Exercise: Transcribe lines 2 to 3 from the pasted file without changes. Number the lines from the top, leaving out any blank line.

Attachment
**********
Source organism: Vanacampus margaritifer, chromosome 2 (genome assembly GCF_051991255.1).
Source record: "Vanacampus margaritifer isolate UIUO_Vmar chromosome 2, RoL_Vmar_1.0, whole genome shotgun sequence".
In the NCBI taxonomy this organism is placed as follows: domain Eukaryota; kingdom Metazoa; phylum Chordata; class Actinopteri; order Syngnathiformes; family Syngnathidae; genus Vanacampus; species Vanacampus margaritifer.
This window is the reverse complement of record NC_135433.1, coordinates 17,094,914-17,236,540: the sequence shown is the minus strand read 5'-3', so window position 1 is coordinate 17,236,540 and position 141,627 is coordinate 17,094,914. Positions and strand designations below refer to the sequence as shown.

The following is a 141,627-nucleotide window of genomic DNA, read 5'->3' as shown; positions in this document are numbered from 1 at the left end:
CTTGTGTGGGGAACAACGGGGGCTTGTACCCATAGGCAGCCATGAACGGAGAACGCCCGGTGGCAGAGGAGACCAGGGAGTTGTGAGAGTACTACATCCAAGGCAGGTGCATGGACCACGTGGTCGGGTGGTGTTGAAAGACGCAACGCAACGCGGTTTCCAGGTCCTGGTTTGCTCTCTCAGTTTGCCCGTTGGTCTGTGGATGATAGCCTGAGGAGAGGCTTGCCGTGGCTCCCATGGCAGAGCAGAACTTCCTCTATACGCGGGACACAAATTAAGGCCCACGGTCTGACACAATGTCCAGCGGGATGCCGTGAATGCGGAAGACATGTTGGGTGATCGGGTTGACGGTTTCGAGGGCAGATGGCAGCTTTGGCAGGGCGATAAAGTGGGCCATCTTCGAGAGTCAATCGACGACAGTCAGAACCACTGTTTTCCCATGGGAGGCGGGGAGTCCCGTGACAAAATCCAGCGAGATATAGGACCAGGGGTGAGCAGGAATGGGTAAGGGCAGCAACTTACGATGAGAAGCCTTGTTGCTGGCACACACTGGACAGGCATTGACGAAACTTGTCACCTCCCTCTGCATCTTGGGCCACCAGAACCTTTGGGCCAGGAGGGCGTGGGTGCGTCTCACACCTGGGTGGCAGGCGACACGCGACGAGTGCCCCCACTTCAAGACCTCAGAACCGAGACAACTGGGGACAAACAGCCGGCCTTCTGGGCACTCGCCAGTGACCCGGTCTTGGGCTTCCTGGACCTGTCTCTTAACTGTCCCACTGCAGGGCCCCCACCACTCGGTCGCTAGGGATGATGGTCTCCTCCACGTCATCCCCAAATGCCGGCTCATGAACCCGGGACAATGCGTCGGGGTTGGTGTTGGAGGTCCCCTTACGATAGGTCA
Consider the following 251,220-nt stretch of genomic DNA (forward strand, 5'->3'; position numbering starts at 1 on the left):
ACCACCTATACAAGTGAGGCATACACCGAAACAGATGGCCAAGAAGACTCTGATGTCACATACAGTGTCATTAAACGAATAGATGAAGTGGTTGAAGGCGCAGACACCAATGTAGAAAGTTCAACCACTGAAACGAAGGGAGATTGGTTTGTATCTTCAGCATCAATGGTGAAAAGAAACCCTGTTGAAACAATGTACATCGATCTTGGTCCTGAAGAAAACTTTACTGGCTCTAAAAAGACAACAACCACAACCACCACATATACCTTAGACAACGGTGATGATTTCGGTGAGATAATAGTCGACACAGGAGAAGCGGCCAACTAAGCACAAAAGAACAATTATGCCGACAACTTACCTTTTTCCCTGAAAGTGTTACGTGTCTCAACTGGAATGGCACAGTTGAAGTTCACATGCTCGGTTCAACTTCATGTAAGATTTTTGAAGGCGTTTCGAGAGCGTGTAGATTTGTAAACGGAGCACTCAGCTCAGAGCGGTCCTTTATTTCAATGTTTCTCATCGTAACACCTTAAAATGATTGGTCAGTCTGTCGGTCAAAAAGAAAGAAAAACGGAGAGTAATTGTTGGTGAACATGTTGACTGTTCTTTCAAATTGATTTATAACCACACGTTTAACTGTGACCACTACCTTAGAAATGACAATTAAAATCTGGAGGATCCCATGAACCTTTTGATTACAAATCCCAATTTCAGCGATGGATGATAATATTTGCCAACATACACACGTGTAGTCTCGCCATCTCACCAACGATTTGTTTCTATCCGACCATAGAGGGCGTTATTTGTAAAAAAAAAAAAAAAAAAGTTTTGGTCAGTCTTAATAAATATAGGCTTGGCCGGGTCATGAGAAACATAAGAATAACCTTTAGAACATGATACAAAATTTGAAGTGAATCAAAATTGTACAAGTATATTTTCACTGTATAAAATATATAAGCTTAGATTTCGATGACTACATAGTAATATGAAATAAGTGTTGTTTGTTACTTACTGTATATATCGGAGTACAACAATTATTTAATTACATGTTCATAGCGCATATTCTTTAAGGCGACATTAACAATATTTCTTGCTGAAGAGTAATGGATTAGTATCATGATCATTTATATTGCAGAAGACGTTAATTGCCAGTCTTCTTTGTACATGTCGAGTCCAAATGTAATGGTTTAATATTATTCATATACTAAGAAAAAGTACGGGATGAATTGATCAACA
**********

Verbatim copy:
Source record: "Vanacampus margaritifer isolate UIUO_Vmar chromosome 2, RoL_Vmar_1.0, whole genome shotgun sequence".
In the NCBI taxonomy this organism is placed as follows: domain Eukaryota; kingdom Metazoa; phylum Chordata; class Actinopteri; order Syngnathiformes; family Syngnathidae; genus Vanacampus; species Vanacampus margaritifer.